Friday, January 22, 2010
Was yesterday a game-changer? It certainly carried all the hallmarks of one. The SPX broke its uptrend line off the March lows, and while that's only moderately interesting (given the number of similar such lines that have been breached during the 10 month rally), the fact that daily futures volume exceeded anything seen last year (even into the lows) was telling.
The catalyst, of course, was Obama's proposed "Volker Rule" to ban banks from owning/investing in hedge funds/private equity or even from proprietary trading. Now, Macro Man is hopelessly compromised here, as such proposals (if enacted) would be detimental to his profession.
And while it is probably imprudent to comment too much until the details are known, on the face of it such a draconian approach is both woefully misguided and appallingly naive. We can probably all agree that it's in no one's best interests to have a situation where a Lehman Brothers owns $50 billion+ in residential and commercial real estate turds, which brings down the firm and threatens the global financial system.
But there's a big difference between that and having a team of punters (not dissimilar to your author) who coordinate and utilize the market intelligence available to large banks (which is enormous and extremely valuable) to make informed bets in the marketplace. Trying to ban such activities will, in any event, almost certainly be doomed to failure, as swathes of prop guys could simply be stashed away on franchise desks. Indeed, part of being a good franchise trader is to have a view and take prop risk anyways, so how could the Federales credibly eliminate it when it is all part and parcel of "serving the customer"?
Moreover, let's not forget that it was proprietary trading- namely, the top-down decision to hedge against a subprime collapse- that helped save Goldman's bacon in '07-'08. Sure, the Feds stepped in when the crisis went nuclear, and yes that intervention to save the system may well have saved GS....but that doesn't mean that there was no utility to their top-down decision to take a "prop bet" to hedge against subprime.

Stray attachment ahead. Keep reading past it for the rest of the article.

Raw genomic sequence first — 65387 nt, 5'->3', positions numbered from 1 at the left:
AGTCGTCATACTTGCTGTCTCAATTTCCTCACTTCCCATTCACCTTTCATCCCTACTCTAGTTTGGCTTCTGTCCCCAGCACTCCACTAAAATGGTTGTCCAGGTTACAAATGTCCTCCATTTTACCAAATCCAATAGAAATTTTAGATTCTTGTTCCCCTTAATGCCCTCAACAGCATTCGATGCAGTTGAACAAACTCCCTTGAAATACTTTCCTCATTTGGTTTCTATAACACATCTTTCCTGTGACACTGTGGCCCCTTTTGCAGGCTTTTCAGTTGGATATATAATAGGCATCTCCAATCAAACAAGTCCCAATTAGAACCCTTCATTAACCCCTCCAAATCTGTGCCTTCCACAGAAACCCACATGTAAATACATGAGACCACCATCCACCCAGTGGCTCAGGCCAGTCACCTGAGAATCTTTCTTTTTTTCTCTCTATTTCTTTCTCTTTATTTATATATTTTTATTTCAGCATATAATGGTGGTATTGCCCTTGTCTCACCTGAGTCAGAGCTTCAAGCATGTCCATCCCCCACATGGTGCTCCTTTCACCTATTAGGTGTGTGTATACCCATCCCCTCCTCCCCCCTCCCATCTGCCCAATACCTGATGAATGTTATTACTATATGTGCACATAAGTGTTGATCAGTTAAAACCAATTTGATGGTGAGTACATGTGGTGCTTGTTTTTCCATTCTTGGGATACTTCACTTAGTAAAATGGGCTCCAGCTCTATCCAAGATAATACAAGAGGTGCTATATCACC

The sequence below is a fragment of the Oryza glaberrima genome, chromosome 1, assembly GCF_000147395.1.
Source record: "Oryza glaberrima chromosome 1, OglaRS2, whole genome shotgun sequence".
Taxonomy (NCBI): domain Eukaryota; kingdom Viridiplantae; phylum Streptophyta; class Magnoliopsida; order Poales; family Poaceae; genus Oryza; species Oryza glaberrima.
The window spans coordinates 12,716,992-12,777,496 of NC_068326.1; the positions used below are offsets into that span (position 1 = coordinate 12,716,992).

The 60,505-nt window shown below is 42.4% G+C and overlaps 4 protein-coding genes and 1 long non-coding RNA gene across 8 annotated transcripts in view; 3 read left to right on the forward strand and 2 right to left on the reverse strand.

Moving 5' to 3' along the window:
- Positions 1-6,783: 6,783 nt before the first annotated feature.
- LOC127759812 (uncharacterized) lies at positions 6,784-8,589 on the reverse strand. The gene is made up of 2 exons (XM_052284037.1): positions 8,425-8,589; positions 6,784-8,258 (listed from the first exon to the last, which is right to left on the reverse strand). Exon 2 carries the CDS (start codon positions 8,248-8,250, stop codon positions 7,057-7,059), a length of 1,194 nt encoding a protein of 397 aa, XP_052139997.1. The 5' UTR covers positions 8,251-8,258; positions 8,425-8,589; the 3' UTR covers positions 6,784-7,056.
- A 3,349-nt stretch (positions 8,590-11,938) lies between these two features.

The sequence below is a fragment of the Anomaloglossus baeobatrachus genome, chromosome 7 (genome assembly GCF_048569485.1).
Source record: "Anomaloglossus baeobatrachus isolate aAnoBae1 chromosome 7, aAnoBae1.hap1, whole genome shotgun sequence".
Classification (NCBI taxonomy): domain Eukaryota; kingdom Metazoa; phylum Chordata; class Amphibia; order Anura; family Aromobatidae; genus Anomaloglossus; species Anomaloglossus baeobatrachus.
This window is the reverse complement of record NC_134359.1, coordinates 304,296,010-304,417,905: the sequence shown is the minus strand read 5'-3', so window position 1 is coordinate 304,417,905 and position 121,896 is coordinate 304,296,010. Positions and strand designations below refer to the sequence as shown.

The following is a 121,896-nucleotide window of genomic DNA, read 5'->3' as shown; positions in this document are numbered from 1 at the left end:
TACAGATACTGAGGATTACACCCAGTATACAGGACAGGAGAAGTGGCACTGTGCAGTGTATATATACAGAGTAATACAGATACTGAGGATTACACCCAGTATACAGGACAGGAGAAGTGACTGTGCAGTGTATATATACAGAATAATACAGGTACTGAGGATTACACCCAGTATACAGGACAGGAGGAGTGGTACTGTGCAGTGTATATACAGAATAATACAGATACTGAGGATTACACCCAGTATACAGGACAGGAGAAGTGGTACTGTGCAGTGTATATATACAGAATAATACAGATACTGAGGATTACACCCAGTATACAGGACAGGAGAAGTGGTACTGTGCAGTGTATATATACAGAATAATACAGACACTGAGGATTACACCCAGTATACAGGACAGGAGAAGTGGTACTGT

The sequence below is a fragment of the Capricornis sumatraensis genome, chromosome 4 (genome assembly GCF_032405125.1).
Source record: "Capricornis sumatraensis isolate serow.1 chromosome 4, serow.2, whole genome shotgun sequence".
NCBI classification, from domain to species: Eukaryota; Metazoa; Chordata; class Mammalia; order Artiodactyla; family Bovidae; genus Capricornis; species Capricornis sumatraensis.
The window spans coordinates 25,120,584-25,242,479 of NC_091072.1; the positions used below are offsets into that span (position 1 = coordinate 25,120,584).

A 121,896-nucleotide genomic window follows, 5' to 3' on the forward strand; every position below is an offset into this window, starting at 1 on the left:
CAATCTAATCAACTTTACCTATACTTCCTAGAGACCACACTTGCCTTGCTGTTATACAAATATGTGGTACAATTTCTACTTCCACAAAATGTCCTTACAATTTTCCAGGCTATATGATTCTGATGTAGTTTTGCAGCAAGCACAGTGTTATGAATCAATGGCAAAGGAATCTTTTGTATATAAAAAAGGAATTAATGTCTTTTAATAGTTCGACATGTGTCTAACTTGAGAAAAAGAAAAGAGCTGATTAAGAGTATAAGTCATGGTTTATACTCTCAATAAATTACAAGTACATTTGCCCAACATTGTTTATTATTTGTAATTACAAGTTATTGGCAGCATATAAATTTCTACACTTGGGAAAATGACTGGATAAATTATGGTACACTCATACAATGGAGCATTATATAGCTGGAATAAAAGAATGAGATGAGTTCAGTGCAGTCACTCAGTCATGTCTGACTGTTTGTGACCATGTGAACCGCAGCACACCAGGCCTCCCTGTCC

In any event, Goldman's decision to donate $500 million to the Human Fund clearly wasn't enough to spare the firm from Obama's ire, let alone the public's. They clearly know which way the wind is blowing, however; the firm paid out just 36% of revenues in employee comp for 2009. That's loads less than other "human capital" intensive industries like sports or entertainment, and miles less than Morgan Stanley, which paid out 62% of revenues in employee comp. Morgan Stanley, incidentally, lost money last year, precisely because of these princely wage awards. Regardless, slashing the bonus pool to boost earnings did little for the GS share price; courtesy of Obama, the stock price fell sharply on its highest volume since last April.
Now, let's be clear: there is plenty to dislike about the way banks have conducted business over the past eighteen months, and things should change. Perhaps these proposals are simply a cack-handed way of re-introducuing Glass-Steagall (i.e., dividing banks into commercial and investment banks) without literally re-introducing Glass-Steagall. Perhaps they're even intended to encourage the likes of GS to re-privatize into partnerships. Macro Man has gone on record suggesting that both of these are desirable outcomes from a systemic perspective.
Surely the thing to do, however, is to impose top-down leverage limits and, within that construct, allow firms to get on with their business as they see fit. Trying to micro-manage the business of banking by creating lists of allowable activities is decidedly substandard. Of course, the policy was likely driven by populist impulses in the wake of the Democrats' shocking defeat in Massachussetts, and as we know the public's grasp of nuance leaves something to be desired (nearly 20% of the American public reportedly believe that the sun orbits the earth, for example.)
Regardless, when drastic populist policies are proposed (though perhaps not implemented; Macro Man's been surprised at the relatively unethusiastic legislative reaction thus far), the result is generally suboptimal outcomes. If yesterday really was a game-changer, perhaps it's time to start dusting off those W-shaped forecasts (or even the Cyrillic letter I shapes?!?!) for risky assets.
Rumblings of Chinese tightening do not help, nor indeed does the apparent waning of developed market growth momentum. The Citi major economy surprise index, for example, looks to be tracing out either a W or a И shape.
Hmmmm...a tepid economic recovery, a suboptimal, populist-driven policy reaction to a market crisis, and an equity dump after it felt like the worst had passed. How do you spell W again?